After the Toronto Star newspaper spent a year trying to obtain data from Ontario’s Environment Ministry on which schools failed lead tests, the Province finally decided to publish information online this past Friday, October 6, 2017. Coincidentally, this same day, the Toronto Star published an article entitled, “More than 640 Ontario schools and daycares failed lead tests in the past two years”.
On a positive note, Ontario has the most stringent program in the country for monitoring lead in drinking water at schools and daycares and recently implemented even stricter standards.
However, as citizens, we should take note of several points this article raises:
- Our provincial government only felt compelled to be transparent about the data on lead tests after being pressured by the media. Thumbs down…we expect transparency from our provincial government – especially where children’s health is concerned.
- On a similar note, Education Minister Mitzie Hunter is quoted as saying, “Every child in a child-care centre or school in Ontario is drinking clean, safe water.” Thumbs down…if our elected officials are not willing to acknowledge scientific facts that reveal a problem then how can we move to finding solutions? The first step in solving a problem is admitting you have one!
- Many school boards cited in the article took immediate steps to address high lead levels and communicated the issue and solution steps with parents. Thumbs up...thank you to school boards and principals for quickly finding solutions and for being transparent with your school communities. Our education system must encourage teachers, principals and school boards to raise issues and be transparent when issues arise to ensure schools are safe and healthy places!
- Whereas there is a provincial standard in place for the amount of lead in the water at schools and child-care centres, most elements of Ontario’s schools are not held to any standard. Air quality in classrooms, temperature in classrooms, outstanding maintenance and repairs in school buildings and portables for example. Thumbs down…we must advocate to have measurable standards in place for the buildings where our children spend their days.
Dr. Frank J. Hayden Secondary School in Burlington, Ontario?
Built as part of a community complex, this high school opened its doors in September 2013. As one student wrote in a Burlington Gazette article, “I’m so jealous. I fell asleep in the middle of my math exam in June of 2012. Why did I fall asleep? No air conditioning. Well at Dr. Frank J. Hayden High School they won’t have that problem. They have air-conditioning and I’ve heard it’s absolutely gorgeous. The whole school is new; and new is spectacular!”
Indeed, new is spectacular! While not all Ontario students can attend brand new schools, all Ontario students ought to attend school buildings that are safe, well-maintained and that provide an environment conducive to learning. Let your MPP know that you expect their government to provide sufficient funding to all Ontario’s school boards to address the $15-billion of disrepair that currently exists in Ontario’s publicly funded schools.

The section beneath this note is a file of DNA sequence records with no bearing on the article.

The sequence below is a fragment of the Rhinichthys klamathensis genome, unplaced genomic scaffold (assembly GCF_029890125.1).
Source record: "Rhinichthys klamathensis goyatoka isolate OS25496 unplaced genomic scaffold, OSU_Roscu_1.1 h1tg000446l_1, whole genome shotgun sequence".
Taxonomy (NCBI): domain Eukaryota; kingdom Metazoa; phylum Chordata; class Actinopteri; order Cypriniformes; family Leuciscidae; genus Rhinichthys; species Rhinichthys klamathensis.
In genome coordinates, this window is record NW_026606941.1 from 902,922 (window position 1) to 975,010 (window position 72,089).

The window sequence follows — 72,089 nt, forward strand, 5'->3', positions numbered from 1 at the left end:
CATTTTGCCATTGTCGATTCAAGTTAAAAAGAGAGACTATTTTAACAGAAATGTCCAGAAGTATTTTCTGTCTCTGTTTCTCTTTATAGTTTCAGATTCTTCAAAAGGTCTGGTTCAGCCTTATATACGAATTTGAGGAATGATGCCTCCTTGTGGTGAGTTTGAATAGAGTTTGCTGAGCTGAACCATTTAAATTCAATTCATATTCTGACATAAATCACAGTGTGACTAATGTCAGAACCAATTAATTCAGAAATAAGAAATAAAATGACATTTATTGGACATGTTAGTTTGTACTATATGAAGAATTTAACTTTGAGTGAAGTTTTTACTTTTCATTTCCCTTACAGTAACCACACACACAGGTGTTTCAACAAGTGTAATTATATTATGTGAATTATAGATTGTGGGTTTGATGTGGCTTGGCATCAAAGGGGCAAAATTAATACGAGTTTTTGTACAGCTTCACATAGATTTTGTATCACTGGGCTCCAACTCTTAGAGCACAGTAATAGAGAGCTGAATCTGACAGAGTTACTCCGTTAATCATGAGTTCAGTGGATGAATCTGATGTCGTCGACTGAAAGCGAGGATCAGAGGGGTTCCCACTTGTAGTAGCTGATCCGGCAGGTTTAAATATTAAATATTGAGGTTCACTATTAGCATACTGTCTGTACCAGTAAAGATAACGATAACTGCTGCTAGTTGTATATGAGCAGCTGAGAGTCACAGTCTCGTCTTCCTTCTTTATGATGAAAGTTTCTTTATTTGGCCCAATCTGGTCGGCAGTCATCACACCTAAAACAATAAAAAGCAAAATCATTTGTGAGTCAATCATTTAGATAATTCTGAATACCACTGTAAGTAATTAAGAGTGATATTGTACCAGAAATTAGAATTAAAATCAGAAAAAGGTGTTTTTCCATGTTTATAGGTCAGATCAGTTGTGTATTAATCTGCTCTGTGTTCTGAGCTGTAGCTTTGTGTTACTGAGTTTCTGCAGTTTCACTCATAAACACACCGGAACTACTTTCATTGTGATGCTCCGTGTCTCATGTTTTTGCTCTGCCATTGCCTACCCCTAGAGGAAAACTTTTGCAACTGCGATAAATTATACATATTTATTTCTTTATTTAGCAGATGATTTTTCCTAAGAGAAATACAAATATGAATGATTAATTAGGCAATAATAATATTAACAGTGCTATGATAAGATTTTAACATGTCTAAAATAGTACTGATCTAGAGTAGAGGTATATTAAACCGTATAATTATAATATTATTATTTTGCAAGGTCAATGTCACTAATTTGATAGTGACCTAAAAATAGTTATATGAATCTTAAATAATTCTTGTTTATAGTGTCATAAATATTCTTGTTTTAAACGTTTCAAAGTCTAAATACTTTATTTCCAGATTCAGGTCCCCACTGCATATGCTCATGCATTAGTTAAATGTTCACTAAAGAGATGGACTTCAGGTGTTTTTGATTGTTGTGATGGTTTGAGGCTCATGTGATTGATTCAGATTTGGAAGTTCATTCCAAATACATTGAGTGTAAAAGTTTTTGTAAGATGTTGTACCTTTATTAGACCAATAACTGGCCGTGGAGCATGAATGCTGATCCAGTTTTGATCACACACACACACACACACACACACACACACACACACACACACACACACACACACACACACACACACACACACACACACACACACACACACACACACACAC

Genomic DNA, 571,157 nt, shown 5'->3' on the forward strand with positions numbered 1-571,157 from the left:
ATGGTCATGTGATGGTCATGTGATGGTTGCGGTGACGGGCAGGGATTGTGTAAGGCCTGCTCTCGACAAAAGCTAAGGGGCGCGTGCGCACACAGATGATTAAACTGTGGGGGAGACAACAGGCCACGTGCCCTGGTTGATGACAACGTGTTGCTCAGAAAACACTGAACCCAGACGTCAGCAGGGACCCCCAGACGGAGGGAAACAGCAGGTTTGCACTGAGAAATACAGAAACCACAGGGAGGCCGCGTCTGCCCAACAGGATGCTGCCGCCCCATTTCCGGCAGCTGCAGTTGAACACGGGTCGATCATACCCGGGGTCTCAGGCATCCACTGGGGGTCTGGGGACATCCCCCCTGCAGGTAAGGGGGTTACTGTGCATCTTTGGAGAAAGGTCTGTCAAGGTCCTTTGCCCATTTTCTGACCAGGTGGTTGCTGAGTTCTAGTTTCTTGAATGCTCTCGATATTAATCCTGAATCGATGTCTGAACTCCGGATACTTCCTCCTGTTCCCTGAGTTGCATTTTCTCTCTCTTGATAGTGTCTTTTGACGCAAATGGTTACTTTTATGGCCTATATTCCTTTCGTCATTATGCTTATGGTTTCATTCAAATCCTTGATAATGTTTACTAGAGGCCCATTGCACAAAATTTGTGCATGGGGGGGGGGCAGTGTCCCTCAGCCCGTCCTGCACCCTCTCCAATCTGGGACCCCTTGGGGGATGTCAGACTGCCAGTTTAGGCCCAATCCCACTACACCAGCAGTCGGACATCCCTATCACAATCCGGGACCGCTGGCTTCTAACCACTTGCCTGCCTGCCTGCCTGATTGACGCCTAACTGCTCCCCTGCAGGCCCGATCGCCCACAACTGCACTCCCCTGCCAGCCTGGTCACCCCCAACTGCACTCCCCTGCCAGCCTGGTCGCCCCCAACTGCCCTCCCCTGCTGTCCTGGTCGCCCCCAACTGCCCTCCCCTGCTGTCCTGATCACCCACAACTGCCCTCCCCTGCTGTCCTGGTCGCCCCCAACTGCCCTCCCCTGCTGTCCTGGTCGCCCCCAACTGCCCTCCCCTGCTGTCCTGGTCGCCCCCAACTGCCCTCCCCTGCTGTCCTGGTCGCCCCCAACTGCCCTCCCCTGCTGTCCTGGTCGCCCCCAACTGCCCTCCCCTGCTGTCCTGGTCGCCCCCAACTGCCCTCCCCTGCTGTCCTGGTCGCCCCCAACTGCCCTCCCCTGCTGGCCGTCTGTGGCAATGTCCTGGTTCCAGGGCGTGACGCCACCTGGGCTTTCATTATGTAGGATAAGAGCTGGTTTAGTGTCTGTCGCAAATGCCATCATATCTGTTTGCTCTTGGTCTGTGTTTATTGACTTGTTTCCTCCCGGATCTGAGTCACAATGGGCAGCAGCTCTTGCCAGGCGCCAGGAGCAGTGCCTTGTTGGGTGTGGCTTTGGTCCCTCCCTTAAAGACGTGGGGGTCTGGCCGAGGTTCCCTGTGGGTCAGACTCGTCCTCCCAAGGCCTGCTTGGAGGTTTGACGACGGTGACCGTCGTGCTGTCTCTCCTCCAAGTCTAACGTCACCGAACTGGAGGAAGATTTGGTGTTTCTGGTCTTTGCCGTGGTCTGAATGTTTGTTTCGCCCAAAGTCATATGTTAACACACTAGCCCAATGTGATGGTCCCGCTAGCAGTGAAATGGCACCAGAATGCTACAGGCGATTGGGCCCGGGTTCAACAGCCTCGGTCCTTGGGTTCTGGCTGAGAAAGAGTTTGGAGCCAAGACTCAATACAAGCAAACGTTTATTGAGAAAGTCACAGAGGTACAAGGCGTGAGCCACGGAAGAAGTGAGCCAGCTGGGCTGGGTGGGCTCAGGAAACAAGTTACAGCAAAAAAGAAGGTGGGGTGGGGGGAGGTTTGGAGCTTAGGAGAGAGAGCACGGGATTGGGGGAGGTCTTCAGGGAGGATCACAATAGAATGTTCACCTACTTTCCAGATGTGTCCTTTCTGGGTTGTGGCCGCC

We’ve copied and pasted the following section on how disrepair in Ontario’s public schools is assessed from page 13 of Chapter 3 of the 2015 Auditor-General’s report, since there is a lot of interesting information for people concerned with the state of disrepair in Ontario’s public schools:
“In 2011, to quantify the current backlog of renewal needs for all Ontario schools, the Ministry of Education hired a company specializing in asset management to conduct condition assessments on all schools five years and older. The assessments are being done over a five year period covering about 20% of the schools per year. The assessors visit each school and conduct a non-invasive inspection of all major building components and systems (for example, basement, foundation, and HVAC systems).
School portables, third-party leased facilities, equipment and furnishings, maintenance shops and additional administrative buildings are not assessed as part of this exercise. Currently, with 80% of the schools assessed, the Ministry is reporting a total renewal need of $14 billion, $1.7 billion deemed as critical and urgent (i.e., renewal work that should not be postponed due to risk of imminent failure).
An investment of about $1.4 billion per year based on an industry average of 2.5% of the $55 billion replacement value is estimated to be required to maintain the schools in a state of good repair. But actual annual funding in the last five years had been $150 million a year, increasing to $250 million in 2014/15 and $500 million in 2015/16.
The Ministry allocates this funding to school boards based on a percentage calculated by dividing the school boards’ individual needs by the total renewal need of $14 billion. Distributing the funding in proportion to individual school boards’ critical needs should be considered to at least ensure that the critical needs are met.
The assessments made during the first year of the condition assessment exercise are now five years old. Therefore, any further deterioration or repairs that might have been undertaken on those schools over this period have not been captured.”
Barry Steinberg is CEO of the Consulting Engineers of Ontario, which represents the interests of 200 engineering firms. He offered the following insight about how Ontario can successfully meet our future infrastructure needs in a recent Globe & Mail editorial:
“Successfully meeting Ontario’s infrastructure needs will only happen as a result of sound planning supported by consistent investment from dedicated revenue streams, not on a project-to-project basis.”